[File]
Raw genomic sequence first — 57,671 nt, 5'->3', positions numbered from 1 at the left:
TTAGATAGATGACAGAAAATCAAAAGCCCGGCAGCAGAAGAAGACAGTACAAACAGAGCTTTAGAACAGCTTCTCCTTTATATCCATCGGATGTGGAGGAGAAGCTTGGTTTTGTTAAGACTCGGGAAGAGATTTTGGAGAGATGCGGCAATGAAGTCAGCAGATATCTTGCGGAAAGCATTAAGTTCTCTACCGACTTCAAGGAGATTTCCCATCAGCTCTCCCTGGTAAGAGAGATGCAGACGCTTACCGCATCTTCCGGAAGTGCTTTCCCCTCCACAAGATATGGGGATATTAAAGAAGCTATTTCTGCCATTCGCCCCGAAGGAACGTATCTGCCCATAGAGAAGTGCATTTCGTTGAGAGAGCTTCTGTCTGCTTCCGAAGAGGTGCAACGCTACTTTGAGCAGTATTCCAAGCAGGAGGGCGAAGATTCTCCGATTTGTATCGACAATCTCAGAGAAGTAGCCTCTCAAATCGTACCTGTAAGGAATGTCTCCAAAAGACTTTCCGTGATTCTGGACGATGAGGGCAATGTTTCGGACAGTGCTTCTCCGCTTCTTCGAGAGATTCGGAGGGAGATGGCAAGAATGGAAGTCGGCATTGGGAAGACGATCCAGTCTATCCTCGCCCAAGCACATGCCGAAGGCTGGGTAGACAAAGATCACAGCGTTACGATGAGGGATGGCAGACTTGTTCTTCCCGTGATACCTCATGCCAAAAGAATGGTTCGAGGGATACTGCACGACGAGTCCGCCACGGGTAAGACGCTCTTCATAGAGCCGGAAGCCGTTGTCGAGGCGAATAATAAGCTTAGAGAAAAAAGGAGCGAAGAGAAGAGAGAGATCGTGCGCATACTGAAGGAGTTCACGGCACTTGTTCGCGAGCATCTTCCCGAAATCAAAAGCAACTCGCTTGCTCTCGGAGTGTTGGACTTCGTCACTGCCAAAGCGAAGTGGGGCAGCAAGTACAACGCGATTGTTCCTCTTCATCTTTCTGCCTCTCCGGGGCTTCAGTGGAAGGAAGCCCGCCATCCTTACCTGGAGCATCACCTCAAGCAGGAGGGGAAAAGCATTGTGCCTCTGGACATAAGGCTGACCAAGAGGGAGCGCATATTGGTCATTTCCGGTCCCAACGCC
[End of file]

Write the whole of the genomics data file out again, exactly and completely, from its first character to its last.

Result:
Raw genomic sequence first — 57,671 nt, 5'->3', positions numbered from 1 at the left:
TTAGATAGATGACAGAAAATCAAAAGCCCGGCAGCAGAAGAAGACAGTACAAACAGAGCTTTAGAACAGCTTCTCCTTTATATCCATCGGATGTGGAGGAGAAGCTTGGTTTTGTTAAGACTCGGGAAGAGATTTTGGAGAGATGCGGCAATGAAGTCAGCAGATATCTTGCGGAAAGCATTAAGTTCTCTACCGACTTCAAGGAGATTTCCCATCAGCTCTCCCTGGTAAGAGAGATGCAGACGCTTACCGCATCTTCCGGAAGTGCTTTCCCCTCCACAAGATATGGGGATATTAAAGAAGCTATTTCTGCCATTCGCCCCGAAGGAACGTATCTGCCCATAGAGAAGTGCATTTCGTTGAGAGAGCTTCTGTCTGCTTCCGAAGAGGTGCAACGCTACTTTGAGCAGTATTCCAAGCAGGAGGGCGAAGATTCTCCGATTTGTATCGACAATCTCAGAGAAGTAGCCTCTCAAATCGTACCTGTAAGGAATGTCTCCAAAAGACTTTCCGTGATTCTGGACGATGAGGGCAATGTTTCGGACAGTGCTTCTCCGCTTCTTCGAGAGATTCGGAGGGAGATGGCAAGAATGGAAGTCGGCATTGGGAAGACGATCCAGTCTATCCTCGCCCAAGCACATGCCGAAGGCTGGGTAGACAAAGATCACAGCGTTACGATGAGGGATGGCAGACTTGTTCTTCCCGTGATACCTCATGCCAAAAGAATGGTTCGAGGGATACTGCACGACGAGTCCGCCACGGGTAAGACGCTCTTCATAGAGCCGGAAGCCGTTGTCGAGGCGAATAATAAGCTTAGAGAAAAAAGGAGCGAAGAGAAGAGAGAGATCGTGCGCATACTGAAGGAGTTCACGGCACTTGTTCGCGAGCATCTTCCCGAAATCAAAAGCAACTCGCTTGCTCTCGGAGTGTTGGACTTCGTCACTGCCAAAGCGAAGTGGGGCAGCAAGTACAACGCGATTGTTCCTCTTCATCTTTCTGCCTCTCCGGGGCTTCAGTGGAAGGAAGCCCGCCATCCTTACCTGGAGCATCACCTCAAGCAGGAGGGGAAAAGCATTGTGCCTCTGGACATAAGGCTGACCAAGAGGGAGCGCATATTGGTCATTTCCGGTCCCAACGCC